The news agency says the Paradas spent five years digging in a cave on state land, and two more years drilling atop the cave, before going to the FBI in January with their evidence which eventually led to the court-ordered excavation.

The treasure hunters and Getler said they had an agreement with the FBI to watch the excavation. Officers instead confined them to their car — out of sight of the wooded hillside where a backhoe was digging — for six hours that first day before they were finally allowed up the hill. The digging proceeded for another hour before an agent called an abrupt halt at 3 p.m., saying the team was cold, tired and hungry and it would be getting dark soon. They were just 3 feet from the target.

"I said, 'You've got three hours of daylight and we're only 3 feet away,'" Dennis Parada recalled. He said the agent replied, "Denny, we're going, we're going."

Whether the FBI actually left the woods that afternoon is itself an open question.

"I don't understand why they played that game on us." -- Dennis Parada on the FBI

Cheryl Elder, who lives nearby, told the Associated Press she heard what sounded like a backhoe and jackhammer at least until 2 a.m. — the noisy machinery keeping her awake and annoying her because she had to rise early for work — and she saw that the hillside was brightly lit.

"It was just real loud all night," the former constable recalled. "It was driving me nuts."

The second day of the excavation was similar to the first, according to the Paradas and Getler. They said they were confined to their car for several hours, then escorted up the hill to the dig site — by then a large, empty hole. The FBI had finished the excavation out of their presence, they said.

The Paradas said they were cheated of a moment they had spent years working for.

"You can only dig the gold up once, and that's a historical moment. And here we were robbed of all that," Dennis Parada told the Associated Press. "I don't understand why they played that game on us."

After the Paradas and Getler had left, Elder said, she saw a half-dozen black SUVs at the site. One by one, she said, they backed up to the bottom of the hill and rendezvoused with one of several all-terrain utility vehicles. Elder tried using her binoculars, but couldn't make out what investigators were transferring from the ATVs to the SUVs.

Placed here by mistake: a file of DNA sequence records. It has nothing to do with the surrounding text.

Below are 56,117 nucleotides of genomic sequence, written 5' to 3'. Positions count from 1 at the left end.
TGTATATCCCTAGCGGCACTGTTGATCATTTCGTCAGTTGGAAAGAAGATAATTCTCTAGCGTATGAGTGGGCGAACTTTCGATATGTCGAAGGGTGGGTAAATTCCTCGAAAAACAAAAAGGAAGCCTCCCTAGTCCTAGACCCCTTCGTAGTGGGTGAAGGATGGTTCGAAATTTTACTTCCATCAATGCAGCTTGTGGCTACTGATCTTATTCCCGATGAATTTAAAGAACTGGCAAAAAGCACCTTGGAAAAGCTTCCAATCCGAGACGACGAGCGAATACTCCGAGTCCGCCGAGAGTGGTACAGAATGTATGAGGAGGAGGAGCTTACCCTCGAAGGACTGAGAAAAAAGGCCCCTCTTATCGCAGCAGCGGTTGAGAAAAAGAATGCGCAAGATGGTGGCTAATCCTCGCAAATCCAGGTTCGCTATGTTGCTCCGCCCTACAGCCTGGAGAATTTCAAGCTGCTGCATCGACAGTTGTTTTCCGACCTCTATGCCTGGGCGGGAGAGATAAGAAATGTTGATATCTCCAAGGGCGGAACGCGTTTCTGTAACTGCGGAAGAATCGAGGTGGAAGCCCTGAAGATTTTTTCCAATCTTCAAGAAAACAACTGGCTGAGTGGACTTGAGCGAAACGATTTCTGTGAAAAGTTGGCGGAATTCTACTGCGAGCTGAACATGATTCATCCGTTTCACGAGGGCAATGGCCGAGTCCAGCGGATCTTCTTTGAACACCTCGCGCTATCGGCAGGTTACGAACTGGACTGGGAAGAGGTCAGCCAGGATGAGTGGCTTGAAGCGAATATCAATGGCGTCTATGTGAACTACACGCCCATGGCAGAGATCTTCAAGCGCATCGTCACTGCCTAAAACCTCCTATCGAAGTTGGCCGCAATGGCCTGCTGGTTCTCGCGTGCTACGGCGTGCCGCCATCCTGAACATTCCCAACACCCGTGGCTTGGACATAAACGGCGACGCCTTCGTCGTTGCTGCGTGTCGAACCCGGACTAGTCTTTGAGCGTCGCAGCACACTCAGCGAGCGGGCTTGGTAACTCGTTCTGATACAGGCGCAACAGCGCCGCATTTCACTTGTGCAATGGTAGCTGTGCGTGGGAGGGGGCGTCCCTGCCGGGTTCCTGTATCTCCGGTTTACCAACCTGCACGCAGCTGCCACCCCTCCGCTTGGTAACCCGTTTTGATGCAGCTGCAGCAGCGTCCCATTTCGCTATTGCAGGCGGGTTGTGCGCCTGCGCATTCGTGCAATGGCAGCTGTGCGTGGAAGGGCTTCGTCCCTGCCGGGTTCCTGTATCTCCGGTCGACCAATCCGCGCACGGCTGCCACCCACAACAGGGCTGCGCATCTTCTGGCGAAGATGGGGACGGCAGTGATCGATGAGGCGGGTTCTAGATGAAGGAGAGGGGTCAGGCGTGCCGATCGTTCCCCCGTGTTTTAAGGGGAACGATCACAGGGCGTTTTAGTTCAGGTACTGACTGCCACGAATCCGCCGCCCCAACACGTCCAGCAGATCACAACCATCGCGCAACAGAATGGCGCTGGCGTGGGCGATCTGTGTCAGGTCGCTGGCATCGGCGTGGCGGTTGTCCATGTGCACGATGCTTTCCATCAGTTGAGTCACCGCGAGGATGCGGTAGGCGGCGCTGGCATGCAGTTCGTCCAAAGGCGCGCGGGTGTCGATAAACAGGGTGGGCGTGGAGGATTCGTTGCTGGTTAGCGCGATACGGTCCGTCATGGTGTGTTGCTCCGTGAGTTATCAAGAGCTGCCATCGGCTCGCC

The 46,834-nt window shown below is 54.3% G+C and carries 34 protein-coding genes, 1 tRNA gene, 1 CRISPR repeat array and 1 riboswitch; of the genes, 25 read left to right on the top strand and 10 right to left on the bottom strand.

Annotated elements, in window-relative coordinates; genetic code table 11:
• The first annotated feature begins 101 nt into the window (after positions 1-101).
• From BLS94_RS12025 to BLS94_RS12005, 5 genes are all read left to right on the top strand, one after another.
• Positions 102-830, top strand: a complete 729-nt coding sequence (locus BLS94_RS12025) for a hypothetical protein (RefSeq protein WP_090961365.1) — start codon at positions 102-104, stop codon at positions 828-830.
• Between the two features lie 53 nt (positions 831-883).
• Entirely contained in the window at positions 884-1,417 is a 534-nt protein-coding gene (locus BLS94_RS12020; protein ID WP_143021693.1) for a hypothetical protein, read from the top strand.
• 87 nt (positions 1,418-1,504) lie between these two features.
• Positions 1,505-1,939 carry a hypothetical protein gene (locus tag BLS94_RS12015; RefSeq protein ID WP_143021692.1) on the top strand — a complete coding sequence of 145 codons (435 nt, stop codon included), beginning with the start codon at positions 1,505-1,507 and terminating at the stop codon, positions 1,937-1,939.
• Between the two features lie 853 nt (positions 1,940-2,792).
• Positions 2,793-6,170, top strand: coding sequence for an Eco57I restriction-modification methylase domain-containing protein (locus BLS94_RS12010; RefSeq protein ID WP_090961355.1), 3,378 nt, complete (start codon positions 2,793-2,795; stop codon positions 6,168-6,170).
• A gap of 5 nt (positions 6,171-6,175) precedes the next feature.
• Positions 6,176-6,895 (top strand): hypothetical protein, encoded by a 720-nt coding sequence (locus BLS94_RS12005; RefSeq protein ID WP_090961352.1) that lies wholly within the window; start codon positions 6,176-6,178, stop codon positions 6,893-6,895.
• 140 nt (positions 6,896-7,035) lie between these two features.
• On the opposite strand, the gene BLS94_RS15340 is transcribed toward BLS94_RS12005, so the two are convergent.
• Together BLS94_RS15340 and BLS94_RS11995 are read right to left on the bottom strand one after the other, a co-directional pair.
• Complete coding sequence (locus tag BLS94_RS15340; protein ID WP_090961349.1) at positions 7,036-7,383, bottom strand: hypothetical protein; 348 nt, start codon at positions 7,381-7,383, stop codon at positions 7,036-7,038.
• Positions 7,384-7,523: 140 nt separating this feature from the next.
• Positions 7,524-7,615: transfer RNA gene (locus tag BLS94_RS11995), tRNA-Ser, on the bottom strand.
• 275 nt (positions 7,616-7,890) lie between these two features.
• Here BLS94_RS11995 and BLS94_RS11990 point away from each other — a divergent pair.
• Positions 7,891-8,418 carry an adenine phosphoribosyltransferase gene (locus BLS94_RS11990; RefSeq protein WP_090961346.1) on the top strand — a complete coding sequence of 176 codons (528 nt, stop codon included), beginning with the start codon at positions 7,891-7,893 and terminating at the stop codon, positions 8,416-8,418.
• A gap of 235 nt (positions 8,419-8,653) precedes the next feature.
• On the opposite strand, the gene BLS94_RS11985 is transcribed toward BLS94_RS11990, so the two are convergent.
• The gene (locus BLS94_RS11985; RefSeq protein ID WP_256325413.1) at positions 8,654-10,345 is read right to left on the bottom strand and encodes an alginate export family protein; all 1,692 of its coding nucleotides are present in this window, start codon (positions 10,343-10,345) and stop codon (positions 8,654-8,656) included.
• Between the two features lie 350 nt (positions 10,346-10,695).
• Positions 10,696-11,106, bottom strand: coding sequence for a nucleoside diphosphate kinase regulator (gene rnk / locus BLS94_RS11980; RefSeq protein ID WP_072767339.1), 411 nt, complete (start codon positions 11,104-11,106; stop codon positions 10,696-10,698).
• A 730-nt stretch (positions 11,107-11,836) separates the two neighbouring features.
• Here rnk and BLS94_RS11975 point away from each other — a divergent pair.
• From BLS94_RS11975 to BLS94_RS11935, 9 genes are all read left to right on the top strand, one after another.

Heather Selle, who lives in nearby Weedville, said she was getting her kids ready for school on the morning of the second day when she spied a convoy of FBI vehicles driving past — including two large armored trucks.

"There was too many people involved, there was too much hush-hush, and there's been too much seen," said still another resident, Garrett Osche, whose garage was used as a staging ground for the FBI's initial foray to the Dents Run area weeks before the dig. "Why do you close the road down if you're not loading something out? If you're not sneaking something, why do you need to do what they did?"

If Union gold was indeed recovered from the woods, the discovery of a historic and extremely valuable trove of federal property on state-owned land would almost certainly touch off a court battle over who owns it, and whether the Paradas are entitled to a cut.

In May, Cluck filed a Freedom of Information Act request for documents on the FBI's investigation into the legendary gold. The agency demurred, claiming it had no files it could share. Cluck appealed to Republican U.S. Sen. Pat Toomey for help, and, a few weeks ago, the Justice Department ordered the FBI to do a more thorough review. If the bureau determines there are documents it can turn over after all, it could still take months or years to reach that point.



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Re: Civil War Gold
Posted by: Big Treble
Date: October 10, 2018 07:00AM
Quote
Tom_in_CA
..... Anybody else hear of this ???

Hawgdawg, The story is utter ghost-story legend nonsense. 2 clowns go out chasing a silly legend. They go out with magic wands (dowsing) and whatever-other-instruments, think they got signals. Well, ... OF COURSE it's got to be the millions in dollars of gold, right ? Just like Oak Island, Just like Yamashita, etc.... But then ......... durned that govt. red tape . Because, of course , it's all a grand conspiracy by the govt. to 'keep the treasure for themselves', right ? Otherwise, why ELSE would they say "no" to digging on govt. land ? I smell a conspiracy, don't you :rolleyes:

And then notice that whenever they ("Finderskeepers") posts, it's always phrased in the past tense "found". Yet , ask him : "How much gold have you actually brought to the surface , looked at, held, etc... ?" ABSOLUTELY NONE ! Because in their mind's eyes, having a legend, a treasure map, some cryptogram clues, some shady government coverup claims, a supposed signal on their instruments, etc.... all means that they've "found" (past tense) a treasure. It's narrowed down to a certain meadow, or certain cave, or certain lake bottom, etc.... . Now it's merely a matter of getting heavy equipment go 50 ft. deep through solid rock. Or a detector that goes 6 meters deep. Or overcoming govt. hurdles. But rest assured, they've "found" (past tense) something.